Energy policy

  • EnergyWhich fossil fuels must remain in the ground to limit global warming?

    A third of oil reserves, half of gas reserves, and over 80 percent of current coal reserves globally should remain in the ground and not be used before 2050 if global warming is to stay below the 2°C target agreed by policy makers, according to new research. The study also identifies the geographic location of existing reserves that should remain unused and so sets out the regions that stand to lose most from achieving the 2°C goal.

  • EnergyUnited States must seize opportunity to build sustainable energy system: IEA

    The United States is in a strong position to deliver a reliable, affordable, and environmentally sustainable energy system, the International Energy Agency (IEA) said, as it released a review of U.S. energy policy. To do so, however, the country must establish a more stable and coordinated strategic approach for the energy sector than has been the case in the past.

  • EnergyStoring hydrogen underground could boost transportation, energy security

    Large-scale storage of low-pressure, gaseous hydrogen in salt caverns and other underground sites for transportation fuel and grid-scale energy applications offers several advantages over above-ground storage, says a recent Sandia National Laboratories study sponsored by the Department of Energy’s Fuel Cell Technologies Office. Geologic storage of hydrogen gas could make it possible to produce and distribute large quantities of hydrogen fuel for the growing fuel cell electric vehicle market.

  • FrackingUsing earthquake research to refine fracking methods

    Researchers at Oklahoma State University (OSU) are using historical earthquake data to make oil and natural gas drilling more efficient. Members of the university research team found that hydraulic fracturing, or fracking, a process in which water and sand are blasted at high pressure into rock to remove oil, can cause an effect similar to earthquakes. Data gleaned from historical earthquake experiences have told scientists much about what happens to the rock during such events – and the knowledge may allow oil companies to understand how to extract gas without also removing groundwater.

  • EnergyGas can be a “bridge fuel” to a low-carbon future

    Major new suggests that gas could play an important role as a “bridging fuel” to a low-carbon economy, but warns that it will not be long before gas becomes part of the problem rather than the solution. The research combines the latest energy system modelling techniques with analysis of U.K. gas security to assess future demand.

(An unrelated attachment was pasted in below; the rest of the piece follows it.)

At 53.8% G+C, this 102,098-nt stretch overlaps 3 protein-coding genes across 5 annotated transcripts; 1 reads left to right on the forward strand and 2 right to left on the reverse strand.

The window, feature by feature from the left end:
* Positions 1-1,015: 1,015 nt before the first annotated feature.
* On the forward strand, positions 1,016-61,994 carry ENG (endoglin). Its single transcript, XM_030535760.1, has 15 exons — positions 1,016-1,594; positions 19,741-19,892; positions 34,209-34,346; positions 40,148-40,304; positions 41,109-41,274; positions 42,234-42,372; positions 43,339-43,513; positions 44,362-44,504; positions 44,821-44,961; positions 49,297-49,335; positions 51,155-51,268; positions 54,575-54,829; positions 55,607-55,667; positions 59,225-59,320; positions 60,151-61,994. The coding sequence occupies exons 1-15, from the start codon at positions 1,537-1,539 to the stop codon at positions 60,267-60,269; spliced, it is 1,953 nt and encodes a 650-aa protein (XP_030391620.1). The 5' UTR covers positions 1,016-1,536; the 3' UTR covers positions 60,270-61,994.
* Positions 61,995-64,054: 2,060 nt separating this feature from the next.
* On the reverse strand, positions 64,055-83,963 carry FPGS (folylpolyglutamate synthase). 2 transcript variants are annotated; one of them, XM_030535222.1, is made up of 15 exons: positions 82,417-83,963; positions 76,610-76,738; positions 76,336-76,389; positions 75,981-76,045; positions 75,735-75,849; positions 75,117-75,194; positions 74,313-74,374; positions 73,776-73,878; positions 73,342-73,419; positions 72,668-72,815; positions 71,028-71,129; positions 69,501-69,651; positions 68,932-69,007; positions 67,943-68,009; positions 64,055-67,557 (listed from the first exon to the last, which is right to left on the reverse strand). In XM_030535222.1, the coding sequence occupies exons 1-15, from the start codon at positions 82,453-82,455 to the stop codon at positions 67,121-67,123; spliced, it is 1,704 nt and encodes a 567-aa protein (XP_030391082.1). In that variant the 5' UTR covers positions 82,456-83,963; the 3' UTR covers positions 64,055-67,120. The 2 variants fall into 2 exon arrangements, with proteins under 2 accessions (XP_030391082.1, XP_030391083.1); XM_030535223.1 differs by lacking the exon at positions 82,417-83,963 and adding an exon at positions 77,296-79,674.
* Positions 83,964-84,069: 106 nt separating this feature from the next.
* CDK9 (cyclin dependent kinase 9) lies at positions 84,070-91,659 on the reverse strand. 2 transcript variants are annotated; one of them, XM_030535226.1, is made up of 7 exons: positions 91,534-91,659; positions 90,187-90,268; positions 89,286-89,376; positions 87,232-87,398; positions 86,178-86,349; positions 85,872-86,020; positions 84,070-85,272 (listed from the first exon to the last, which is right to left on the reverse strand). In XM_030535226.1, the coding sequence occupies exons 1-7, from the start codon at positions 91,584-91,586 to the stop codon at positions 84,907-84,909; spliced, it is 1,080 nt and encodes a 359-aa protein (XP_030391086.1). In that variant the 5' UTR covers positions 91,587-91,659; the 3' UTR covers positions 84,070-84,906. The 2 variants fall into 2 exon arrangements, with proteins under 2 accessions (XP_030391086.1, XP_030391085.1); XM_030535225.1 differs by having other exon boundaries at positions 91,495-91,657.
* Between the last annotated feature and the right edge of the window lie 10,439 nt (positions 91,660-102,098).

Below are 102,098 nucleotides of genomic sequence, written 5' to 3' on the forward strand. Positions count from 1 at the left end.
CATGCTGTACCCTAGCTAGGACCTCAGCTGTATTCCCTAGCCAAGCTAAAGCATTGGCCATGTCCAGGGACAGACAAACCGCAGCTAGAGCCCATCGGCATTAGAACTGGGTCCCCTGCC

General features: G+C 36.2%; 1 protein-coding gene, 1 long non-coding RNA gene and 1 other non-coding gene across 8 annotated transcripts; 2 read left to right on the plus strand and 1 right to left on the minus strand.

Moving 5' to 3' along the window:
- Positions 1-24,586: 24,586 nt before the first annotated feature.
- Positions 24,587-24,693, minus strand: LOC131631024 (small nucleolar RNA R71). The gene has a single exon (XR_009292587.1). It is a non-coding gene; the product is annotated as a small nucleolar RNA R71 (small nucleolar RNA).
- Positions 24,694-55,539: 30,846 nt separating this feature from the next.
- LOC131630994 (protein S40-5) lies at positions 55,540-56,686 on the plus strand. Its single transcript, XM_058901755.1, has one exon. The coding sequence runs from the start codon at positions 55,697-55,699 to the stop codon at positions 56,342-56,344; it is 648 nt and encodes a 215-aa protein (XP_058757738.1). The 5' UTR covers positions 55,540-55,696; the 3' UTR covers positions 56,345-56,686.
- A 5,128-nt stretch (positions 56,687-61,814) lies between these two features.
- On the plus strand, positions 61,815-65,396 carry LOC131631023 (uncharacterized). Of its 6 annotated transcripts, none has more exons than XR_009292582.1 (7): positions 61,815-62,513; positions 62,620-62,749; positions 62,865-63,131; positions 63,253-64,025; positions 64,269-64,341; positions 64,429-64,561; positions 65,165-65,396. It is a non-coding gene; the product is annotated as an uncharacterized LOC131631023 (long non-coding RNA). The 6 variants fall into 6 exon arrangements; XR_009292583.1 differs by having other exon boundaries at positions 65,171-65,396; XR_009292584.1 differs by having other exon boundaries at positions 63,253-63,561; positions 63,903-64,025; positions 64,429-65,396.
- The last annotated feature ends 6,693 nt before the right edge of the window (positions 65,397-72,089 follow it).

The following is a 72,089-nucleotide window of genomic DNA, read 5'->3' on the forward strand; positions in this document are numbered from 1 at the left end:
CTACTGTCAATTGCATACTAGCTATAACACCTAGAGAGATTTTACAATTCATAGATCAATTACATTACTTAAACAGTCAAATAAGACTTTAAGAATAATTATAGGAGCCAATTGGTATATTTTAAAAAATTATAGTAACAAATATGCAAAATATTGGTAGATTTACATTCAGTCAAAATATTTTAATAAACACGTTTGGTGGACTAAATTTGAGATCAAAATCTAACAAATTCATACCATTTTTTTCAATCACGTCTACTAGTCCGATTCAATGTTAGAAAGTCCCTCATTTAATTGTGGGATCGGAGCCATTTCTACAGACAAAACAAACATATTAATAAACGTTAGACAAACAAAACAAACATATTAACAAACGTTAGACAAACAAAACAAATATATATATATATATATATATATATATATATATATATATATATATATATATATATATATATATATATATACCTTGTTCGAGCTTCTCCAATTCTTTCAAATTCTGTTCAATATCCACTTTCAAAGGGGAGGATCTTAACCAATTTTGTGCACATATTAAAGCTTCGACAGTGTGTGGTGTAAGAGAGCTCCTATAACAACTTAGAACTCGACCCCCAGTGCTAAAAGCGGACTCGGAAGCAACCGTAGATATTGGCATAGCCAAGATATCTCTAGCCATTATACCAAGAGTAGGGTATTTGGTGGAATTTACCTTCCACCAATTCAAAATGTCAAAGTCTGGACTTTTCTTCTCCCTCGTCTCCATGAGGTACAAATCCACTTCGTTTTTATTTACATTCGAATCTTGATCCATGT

• EnergyState, federal role in electric utilities’ labor issues should be reexamined: Study

    Power outages have never been more costly. Electricity is critical to communication, transportation, commerce and national security systems, and wide-spread or prolonged outages have the potential to threaten public safety and cause millions, even billions, of dollars in damages. This is why it may be time to re-examine the role of public utility commissions and the effect of the National Labor Relations Act in labor disputes regarding electric utilities, a new study suggests.

  • Power supplyLights out: Experts say instability of world’s power supplies must be urgently addressed

    A new study reveals the urgent need to address instabilities in the supply of electrical power to counteract an increase in the frequency and severity of urban blackouts. The work builds on previous studies which examined a sharp increase in electrical usage over recent years, and warned the world to prepare for the prospect of coping without electricity as instances of complete power failure become increasingly common.

  • HazmatPetroleum industry, railroads want deadline extension for phasing out old tank cars

    Transportation of crude oil by train jumped to 408,000 in 2013, from 11,000 in 2009, partly due to the rise in production from North Dakota’s Bakken region, where oil production has surpassed pipeline capacity. The increasing use of rail to transport crude oil has resulted in several accidents. The Department of Transportation want to phase out older tank cars — because they have thinner shells and are thus more vulnerable to accidents when transporting flammable liquids like crude oil – and replace them with new, safer tank cars with thicker shells. The petroleum industry and U.S. railroads want DOT to extend the deadline for phasing out old tankers from two years to four years.

  • EnergyMore stringent climate policies mean hard choices for coal plant operators